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Panic trading of Russian shares is great for the owner of Moscow’s stock exchange

Reuters/Maxim Shemetov
Of Micex and men.
  • Jason Karaian
By Jason Karaian

Global finance and economics editor

Published Last updated This article is more than 2 years old.

These are tense times to be a Russian stock trader. Better instead to be a Russian stock exchange.

As investors react to each new provocation in eastern Ukraine, weighing whether additional Western sanctions are about batter Russian firms, trading volumes have exploded on the Moscow exchange. The value of shares traded in March doubled from the previous year:

The benchmark Micex index has lost more than 14% of its value this year, but this won’t bother the exchange as long as traders keep trading. Stock markets thrive on volume, with revenue tied to the fees they levy on every trade.

Although prices have generally drifted lower, Russian stocks have seen wild swings from one day to the other. The Moscow exchange’s index of volatility more than tripled during the worst of the crisis in Crimea, and is now merely double what it was at the start of the year:

Russian brokers can hardly keep up with the orders flooding in from clients. But the risk is that this bout of panic trading will eventually die down, with the bargain hunters currently snapping up shares deciding that they’ve taken on all the risk they can stomach. At that stage, investors would simply park their cash on the sidelines or, perhaps, outside of the country entirely.

Some support could come from Russian officials urging local companies with foreign listings to move their shares to Moscow instead. Western markets remain far deeper and more liquid than Moscow’s, even after the recent surge in trading. Russia’s biggest companies often maintain listings in New York or London in addition to Moscow, and trading abroad tends to be busier than at home. This is what that looks like for oil producer Lukoil:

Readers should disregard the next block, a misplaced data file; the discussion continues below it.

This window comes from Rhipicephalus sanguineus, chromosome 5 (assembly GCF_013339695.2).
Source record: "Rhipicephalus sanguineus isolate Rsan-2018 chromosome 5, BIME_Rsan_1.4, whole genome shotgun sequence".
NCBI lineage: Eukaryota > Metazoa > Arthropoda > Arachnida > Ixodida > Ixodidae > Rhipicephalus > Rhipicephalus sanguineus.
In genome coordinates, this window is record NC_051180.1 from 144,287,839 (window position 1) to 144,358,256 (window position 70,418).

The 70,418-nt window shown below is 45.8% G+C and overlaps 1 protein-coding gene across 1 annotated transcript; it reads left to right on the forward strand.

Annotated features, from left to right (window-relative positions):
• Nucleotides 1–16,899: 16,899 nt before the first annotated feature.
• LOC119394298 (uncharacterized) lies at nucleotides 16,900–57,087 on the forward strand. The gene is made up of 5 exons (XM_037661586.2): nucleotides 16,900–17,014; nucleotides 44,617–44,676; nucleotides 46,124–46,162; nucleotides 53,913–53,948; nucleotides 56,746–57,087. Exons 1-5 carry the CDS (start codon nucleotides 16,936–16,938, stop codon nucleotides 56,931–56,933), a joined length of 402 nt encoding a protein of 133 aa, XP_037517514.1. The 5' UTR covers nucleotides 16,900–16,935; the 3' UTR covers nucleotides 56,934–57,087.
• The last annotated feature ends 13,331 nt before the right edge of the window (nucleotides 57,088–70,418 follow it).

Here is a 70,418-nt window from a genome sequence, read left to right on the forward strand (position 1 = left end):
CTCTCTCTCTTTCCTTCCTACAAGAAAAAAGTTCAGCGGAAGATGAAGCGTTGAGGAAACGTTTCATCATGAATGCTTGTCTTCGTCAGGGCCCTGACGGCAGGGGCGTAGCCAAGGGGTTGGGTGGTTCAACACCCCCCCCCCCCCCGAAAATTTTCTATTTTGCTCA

If sanctions force Russian companies to curtail their activities in the West, then the Moscow market will be the only game in town. But only a fraction of volume currently traded on western markets would then transfer to Moscow. Tougher sanctions would also entail severe costs for the Russian economy, which would put a dent in local trading volumes as investors try to conserve their capital.

So far, the uncertainty and volatility stemming from the standoff in Ukraine has kept investors guessing, but hasn’t yet scared them away completely. As a result, the share price of the parent company that runs Russia’s main exchange is up 14% since the Crimean referendum in mid-March, beating the 4% gain for the broader market. Analysts at JPMorgan recently boosted their forecast for the exchange operator’s share price and upgraded their recommendation on the stock from “hold” to “buy.” The status quo, as shaky as it is, suits the Moscow exchange rather well.

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